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Monday, October 30, 2006

All these little pieces

There’s a little piece of you in me.
There’s a little piece of my third grade teacher who gave me a sparkly pink change purse when I won the spelling bee.
There’s a little piece of my best childhood friend who lived a mile down the road, just close enough to get to by bike or horse, even though we had to sneak quietly past the skunk house.
There’s a little piece of her dad who used to tickle me on the couch with the two remaining fingers on his hand.

There’s a little piece of you in me.
There’s a little piece of the boy who used to call me “mighty heif”, with a hint of admiration, because I acted like a tomboy at recess time.
There’s a little piece of the girl-bully who yelled at me when I missed the ball in the outfield and blamed me for losing the game.
There’s a little piece of my best friend in high school who called me “hez” in a best-friend kind of way.

There’s a little piece of you in me.
There’s a little piece of all the children I used to baby-sit, and their parents who paid me my first real money.
There’s a little piece of my high school physics teacher who knew how to “slap ‘em into moles” and make science come alive.
There’s a little piece of my brother who gave me two hundred dollars to go on a high school band trip to Toronto because my parents couldn’t afford it.

There’s a little piece of you in me.
There’s a little piece of the mean boss in Banff who made fun of anyone who couldn’t make a sink sparkle or fold a towel with precision.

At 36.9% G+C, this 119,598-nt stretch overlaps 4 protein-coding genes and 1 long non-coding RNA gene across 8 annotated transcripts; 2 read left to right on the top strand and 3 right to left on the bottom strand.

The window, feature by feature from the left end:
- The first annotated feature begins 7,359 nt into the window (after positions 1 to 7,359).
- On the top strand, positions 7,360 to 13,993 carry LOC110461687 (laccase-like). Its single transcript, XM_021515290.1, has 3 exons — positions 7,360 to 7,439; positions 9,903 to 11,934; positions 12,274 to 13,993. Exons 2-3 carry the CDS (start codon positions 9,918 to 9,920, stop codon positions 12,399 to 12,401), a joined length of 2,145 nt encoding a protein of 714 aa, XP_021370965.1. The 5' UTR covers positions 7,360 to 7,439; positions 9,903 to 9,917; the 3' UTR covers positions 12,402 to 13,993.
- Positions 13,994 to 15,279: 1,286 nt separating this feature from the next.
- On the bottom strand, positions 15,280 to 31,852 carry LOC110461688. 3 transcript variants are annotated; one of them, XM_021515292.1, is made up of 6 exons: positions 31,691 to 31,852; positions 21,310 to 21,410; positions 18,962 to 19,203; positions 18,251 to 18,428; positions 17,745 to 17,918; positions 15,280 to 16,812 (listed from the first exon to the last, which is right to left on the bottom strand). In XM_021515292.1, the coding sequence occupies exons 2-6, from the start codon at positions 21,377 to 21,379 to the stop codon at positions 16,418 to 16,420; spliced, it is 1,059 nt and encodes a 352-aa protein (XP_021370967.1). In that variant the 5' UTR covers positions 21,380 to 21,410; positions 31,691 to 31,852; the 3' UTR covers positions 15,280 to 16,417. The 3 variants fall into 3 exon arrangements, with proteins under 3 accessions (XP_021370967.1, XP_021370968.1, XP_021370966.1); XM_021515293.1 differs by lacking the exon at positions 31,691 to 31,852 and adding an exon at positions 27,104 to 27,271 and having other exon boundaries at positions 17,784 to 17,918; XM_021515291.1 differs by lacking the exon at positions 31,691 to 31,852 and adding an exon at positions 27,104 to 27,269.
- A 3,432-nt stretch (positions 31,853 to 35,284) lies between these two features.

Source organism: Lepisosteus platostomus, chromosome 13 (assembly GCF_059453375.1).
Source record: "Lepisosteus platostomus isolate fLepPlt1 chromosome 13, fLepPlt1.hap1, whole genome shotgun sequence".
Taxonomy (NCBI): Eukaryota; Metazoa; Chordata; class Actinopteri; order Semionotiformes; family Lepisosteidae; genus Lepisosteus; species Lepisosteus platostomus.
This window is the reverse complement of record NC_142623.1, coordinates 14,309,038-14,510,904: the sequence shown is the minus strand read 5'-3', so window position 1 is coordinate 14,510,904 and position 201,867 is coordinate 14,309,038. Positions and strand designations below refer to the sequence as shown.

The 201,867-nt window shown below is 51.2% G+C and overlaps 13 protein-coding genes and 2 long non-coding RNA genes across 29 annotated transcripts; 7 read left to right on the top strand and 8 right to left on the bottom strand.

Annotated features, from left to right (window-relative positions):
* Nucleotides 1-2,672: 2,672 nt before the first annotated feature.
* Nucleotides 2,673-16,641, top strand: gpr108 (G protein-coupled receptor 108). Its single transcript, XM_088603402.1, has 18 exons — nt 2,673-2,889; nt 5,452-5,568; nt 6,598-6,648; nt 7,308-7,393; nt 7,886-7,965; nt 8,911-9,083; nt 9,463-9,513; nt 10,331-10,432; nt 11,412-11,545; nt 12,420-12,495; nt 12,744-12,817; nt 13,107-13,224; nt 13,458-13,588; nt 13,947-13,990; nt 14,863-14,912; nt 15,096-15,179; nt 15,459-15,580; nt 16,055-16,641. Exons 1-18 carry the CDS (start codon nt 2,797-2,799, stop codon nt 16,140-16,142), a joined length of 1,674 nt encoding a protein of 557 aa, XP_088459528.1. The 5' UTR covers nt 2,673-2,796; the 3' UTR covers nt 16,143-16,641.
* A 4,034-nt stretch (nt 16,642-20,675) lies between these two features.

There’s a little piece of the friend who told me that God is like a mountain, and might look different depending what side you’re standing on.
There’s a little piece of the professor who told me he looked forward to meeting me again in the writers’ circuit some day.

There’s a little piece of you in me.
There’s a little piece of the man who raped me in my bed and then climbed back out the window through which he’d come.
There’s a little piece of the seventy-something woman my sister and I met in Switzerland, who still backpacked the world and was climbing the mountain to find a campsite.
There’s a little piece of my husband’s grandma who bought me a new sewing machine and came to see my play at the Fringe Festival.

There’s a little piece of you in me.
There’s a little piece of the boss who mentored me and gave me my first shot at management because she believed I could do it.
There’s a little piece of my sister who stood up to the mean nurse at the hospital and wouldn’t leave my side in the middle of the night.
There’s a little piece of the grown-up girl-bully from Ottawa who belittled me for releasing a report to the media, even though it was the right thing to do.

There’s a little piece of you in me.
There’s a little piece of my son, who cuddled with me only from the inside and never got to call me mom.
There’s a little piece of my husband, who made me laugh so hard the first time I met him, I think I snorted coke out my nose. (As in coca-cola.)
There’s a little piece of my dad, who used to sing “Like a bird” at the top of his lungs, and always ended with “bonk-i-bonk-bonk”.

There’s a little piece of you in me.
There’s a little piece of my daughters who make me get up in the middle of the night to clean up puke, but always seem to make it feel worth the effort.